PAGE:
Facebook ads have popped up to advertise nonexistent Amazon, Tesla, and even Facebook cryptocurrencies
By: Colin Lecher and Surya Mattu
Estimated reading time: 7 minutes
Earlier this month, some users scrolling through Facebook may have seen an unexpected message, apparently from CEO Mark Zuckerberg himself.
Facebook recently rebranded itself as Meta, and the advertisement, which included a photo of Zuckerberg in front of a background of purple polygons, claimed to offer a chance for users to invest in a new Meta cryptocurrency.
Another ad, posted around the same time and also promoted on Facebook, was tied to a page called “Metaverse” and similarly offered a shot at a presale of the upcoming “Meta token,” saying “the thrilling digital future has arrived.” The ads both included Meta’s new logo, an infinity sign.
But Meta doesn’t offer any such cryptocurrency. The ads, until recently available for view in Facebook’s public ad library, were frauds that slipped through Facebook’s content moderation process, despite the use of Zuckerberg’s image and the company’s new logo.
Meta’s rules for advertisers on Facebook place strict limits on how ads sell cryptocurrency, but The Markup identified several pages that recently placed ads for nonexistent “tokens” using the logos of large tech companies and even the faces of some of Big Tech’s most prominent people, including Zuckerberg, Amazon CEO Jeff Bezos, and Tesla CEO Elon Musk.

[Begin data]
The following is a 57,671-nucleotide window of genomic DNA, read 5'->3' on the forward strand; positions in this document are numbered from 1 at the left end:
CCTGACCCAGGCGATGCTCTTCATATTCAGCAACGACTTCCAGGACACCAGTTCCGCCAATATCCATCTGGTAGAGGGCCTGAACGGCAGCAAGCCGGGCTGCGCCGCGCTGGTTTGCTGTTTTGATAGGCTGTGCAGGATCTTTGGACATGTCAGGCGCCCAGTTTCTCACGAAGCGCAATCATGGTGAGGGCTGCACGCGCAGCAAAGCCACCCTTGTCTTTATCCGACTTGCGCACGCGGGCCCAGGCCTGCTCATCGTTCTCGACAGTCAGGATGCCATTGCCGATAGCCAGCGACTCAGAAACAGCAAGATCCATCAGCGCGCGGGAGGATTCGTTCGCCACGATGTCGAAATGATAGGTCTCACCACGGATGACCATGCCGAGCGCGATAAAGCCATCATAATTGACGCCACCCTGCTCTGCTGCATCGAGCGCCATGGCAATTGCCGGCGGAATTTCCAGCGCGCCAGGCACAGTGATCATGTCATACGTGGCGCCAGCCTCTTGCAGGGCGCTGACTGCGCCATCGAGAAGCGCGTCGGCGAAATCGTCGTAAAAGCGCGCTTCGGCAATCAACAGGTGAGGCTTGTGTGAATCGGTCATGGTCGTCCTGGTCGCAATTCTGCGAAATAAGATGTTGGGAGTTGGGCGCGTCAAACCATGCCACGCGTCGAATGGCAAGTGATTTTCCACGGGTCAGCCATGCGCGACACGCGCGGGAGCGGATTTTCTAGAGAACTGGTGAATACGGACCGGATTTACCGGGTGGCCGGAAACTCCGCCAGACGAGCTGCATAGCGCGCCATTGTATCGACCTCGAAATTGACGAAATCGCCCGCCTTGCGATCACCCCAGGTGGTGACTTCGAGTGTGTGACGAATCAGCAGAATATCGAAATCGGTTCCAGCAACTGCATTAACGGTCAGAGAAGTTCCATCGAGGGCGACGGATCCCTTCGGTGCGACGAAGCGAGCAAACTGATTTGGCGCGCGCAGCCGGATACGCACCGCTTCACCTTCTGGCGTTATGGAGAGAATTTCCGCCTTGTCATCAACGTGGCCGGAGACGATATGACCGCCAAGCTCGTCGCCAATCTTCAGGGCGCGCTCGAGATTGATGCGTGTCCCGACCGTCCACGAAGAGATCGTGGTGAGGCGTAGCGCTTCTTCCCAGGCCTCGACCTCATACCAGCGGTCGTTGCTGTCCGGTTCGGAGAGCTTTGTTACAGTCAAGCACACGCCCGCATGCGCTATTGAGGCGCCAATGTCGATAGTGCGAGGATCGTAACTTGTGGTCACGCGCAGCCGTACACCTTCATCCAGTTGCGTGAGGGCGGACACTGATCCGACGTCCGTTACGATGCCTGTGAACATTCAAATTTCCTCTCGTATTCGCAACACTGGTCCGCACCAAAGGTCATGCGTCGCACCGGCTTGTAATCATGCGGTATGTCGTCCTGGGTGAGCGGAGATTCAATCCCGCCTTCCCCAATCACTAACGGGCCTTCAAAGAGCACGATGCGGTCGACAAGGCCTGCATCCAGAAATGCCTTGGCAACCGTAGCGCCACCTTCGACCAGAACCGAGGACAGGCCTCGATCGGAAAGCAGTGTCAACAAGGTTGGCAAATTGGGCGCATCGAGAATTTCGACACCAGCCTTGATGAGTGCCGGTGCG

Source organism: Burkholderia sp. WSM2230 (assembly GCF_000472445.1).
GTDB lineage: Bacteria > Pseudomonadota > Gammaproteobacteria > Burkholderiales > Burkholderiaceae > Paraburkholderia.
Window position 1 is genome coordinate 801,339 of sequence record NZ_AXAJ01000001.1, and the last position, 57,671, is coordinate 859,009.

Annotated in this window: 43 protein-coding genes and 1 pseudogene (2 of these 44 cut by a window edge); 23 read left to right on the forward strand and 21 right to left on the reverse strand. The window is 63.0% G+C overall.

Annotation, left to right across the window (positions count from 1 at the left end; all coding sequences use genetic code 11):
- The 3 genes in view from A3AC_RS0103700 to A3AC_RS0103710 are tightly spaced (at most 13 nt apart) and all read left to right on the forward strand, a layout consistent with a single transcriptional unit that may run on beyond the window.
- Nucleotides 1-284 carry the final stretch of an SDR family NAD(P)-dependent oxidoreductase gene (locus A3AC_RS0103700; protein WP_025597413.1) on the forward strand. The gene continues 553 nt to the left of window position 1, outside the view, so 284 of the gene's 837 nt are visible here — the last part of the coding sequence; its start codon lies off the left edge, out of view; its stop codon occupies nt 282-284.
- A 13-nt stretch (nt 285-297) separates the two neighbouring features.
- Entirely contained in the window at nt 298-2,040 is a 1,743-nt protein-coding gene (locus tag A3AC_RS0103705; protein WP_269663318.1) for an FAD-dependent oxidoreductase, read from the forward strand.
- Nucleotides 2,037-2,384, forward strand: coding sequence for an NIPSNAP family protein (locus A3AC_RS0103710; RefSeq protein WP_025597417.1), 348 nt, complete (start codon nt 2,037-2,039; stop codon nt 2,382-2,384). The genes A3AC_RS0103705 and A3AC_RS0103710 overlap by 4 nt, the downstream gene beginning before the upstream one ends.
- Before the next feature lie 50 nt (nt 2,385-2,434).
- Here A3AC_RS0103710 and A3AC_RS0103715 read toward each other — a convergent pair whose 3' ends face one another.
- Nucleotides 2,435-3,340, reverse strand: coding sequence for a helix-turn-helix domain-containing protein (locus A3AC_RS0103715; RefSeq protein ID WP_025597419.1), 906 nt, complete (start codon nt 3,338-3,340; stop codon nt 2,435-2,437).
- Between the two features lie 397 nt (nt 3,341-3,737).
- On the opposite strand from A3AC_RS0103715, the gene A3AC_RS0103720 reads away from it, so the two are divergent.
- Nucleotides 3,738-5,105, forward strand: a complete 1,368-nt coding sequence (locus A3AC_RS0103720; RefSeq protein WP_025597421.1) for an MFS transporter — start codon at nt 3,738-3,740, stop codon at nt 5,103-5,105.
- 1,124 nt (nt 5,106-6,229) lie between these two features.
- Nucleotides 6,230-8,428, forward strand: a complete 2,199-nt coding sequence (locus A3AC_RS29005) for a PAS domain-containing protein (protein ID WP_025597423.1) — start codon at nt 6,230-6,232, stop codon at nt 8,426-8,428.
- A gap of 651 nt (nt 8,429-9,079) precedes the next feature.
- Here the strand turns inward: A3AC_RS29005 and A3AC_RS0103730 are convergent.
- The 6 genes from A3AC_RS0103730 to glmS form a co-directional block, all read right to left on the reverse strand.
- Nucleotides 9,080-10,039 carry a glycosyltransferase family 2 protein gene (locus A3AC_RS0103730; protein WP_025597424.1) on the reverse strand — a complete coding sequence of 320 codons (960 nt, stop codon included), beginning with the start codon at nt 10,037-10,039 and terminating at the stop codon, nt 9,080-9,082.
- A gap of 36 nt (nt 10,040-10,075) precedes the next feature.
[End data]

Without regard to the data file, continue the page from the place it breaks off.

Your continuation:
While scams in Facebook ads aren’t a new phenomenon and cryptocurrency scams have plagued platforms well beyond Facebook, these ads are particularly brazen: a network of scammers imitating the tech industry’s biggest players, on the tech industry’s largest social media platform, to shake down its users.
“Meta Tokens” and Other Tech Company “Coins”
The ads The Markup found—about 20—are from pages with names like “Metaverse,” “Web 3.0,” “Amazon coin,” or “MSFT Web 3.0 Metaverse.” Some ads ran for days before they were pulled down, even those that prominently featured imagery like Meta’s infinity symbol logo or Zuckerberg.